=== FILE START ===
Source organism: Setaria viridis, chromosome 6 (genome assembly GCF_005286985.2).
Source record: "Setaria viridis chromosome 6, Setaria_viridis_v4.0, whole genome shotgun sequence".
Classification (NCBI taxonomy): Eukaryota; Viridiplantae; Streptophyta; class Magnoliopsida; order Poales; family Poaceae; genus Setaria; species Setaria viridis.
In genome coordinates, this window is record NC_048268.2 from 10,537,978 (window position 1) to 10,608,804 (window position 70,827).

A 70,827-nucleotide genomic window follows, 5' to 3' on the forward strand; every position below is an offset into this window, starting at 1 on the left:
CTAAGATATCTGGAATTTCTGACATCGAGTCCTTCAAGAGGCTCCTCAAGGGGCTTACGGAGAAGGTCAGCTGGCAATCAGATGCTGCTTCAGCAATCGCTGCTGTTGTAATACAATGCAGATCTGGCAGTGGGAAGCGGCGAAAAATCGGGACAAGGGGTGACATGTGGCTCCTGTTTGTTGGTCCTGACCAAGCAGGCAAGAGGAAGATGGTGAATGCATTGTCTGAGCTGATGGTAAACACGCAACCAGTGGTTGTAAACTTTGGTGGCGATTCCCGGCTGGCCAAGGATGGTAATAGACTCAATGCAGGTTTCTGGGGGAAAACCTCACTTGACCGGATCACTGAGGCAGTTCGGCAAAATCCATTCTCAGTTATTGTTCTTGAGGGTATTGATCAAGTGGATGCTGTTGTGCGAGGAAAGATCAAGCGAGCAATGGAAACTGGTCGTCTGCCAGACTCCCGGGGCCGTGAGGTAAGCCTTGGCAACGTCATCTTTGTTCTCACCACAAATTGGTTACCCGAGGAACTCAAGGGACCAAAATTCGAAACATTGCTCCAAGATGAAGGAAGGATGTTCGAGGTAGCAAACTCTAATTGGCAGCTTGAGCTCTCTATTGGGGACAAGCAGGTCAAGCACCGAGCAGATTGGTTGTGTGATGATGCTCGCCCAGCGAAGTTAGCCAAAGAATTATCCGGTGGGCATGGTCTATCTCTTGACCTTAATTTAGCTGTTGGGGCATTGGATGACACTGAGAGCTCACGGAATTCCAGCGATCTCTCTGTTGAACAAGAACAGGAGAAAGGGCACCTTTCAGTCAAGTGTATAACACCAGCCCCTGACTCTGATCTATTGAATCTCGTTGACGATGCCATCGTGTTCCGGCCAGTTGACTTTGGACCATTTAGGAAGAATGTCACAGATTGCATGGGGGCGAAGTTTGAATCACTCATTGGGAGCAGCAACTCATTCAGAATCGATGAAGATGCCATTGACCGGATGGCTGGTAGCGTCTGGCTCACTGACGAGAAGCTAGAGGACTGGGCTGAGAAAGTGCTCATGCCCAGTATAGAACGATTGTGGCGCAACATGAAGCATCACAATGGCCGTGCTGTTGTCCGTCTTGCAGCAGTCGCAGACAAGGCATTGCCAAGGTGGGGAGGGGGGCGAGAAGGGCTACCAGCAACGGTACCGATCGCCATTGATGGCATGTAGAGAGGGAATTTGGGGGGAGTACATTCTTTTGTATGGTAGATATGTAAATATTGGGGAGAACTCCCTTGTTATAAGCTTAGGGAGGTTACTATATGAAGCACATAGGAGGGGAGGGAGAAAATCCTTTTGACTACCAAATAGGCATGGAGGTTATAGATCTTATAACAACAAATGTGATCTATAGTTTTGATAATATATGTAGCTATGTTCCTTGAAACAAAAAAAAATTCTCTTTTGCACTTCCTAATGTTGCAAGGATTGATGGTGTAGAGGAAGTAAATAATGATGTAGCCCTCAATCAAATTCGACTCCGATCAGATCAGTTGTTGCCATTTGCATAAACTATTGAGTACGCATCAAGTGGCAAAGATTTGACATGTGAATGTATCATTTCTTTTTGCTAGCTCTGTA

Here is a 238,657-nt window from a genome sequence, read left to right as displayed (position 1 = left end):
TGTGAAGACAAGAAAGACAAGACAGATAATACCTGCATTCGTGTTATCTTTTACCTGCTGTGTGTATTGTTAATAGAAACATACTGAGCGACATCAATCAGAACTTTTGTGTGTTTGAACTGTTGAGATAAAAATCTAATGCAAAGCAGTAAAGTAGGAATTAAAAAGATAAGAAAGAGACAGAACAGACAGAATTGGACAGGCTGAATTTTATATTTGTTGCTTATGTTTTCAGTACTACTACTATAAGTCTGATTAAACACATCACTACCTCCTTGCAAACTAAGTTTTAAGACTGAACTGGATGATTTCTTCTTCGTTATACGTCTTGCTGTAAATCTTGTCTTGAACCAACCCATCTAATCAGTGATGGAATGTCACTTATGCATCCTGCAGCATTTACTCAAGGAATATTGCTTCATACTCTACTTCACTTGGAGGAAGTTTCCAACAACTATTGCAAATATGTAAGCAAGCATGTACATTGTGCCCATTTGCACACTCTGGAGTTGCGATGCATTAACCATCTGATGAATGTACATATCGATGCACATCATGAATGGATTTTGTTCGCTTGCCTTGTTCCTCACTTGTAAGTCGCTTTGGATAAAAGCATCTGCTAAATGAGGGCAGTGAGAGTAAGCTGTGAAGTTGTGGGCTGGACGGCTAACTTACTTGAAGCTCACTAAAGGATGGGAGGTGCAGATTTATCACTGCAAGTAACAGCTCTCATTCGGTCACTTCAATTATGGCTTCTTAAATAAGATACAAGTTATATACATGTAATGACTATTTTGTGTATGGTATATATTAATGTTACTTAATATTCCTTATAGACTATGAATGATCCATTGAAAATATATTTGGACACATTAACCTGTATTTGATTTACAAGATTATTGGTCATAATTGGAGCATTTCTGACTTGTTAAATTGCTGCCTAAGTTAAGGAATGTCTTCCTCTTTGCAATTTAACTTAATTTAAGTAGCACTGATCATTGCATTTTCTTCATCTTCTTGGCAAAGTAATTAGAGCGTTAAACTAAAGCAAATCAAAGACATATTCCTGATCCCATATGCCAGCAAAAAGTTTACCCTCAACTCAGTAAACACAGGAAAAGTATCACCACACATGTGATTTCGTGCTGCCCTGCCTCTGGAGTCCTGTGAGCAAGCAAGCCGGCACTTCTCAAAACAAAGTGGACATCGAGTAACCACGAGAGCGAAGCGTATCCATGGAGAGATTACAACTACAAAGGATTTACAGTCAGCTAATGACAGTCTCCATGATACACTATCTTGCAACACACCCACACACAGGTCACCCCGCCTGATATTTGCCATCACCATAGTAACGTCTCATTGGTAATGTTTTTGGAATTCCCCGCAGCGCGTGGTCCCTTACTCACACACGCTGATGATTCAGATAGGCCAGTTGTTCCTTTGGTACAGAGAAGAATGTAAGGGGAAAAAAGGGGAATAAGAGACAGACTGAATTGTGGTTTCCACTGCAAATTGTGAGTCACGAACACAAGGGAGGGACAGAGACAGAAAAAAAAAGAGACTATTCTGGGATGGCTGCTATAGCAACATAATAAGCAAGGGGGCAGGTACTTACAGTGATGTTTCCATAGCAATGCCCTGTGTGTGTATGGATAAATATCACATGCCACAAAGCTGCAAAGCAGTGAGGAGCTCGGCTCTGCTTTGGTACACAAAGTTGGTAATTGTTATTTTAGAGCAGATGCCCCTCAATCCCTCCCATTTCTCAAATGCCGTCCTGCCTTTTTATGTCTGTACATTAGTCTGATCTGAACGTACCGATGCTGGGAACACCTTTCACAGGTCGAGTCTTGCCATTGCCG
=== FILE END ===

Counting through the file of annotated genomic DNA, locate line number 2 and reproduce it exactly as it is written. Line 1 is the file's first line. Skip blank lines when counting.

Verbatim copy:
Source record: "Setaria viridis chromosome 6, Setaria_viridis_v4.0, whole genome shotgun sequence".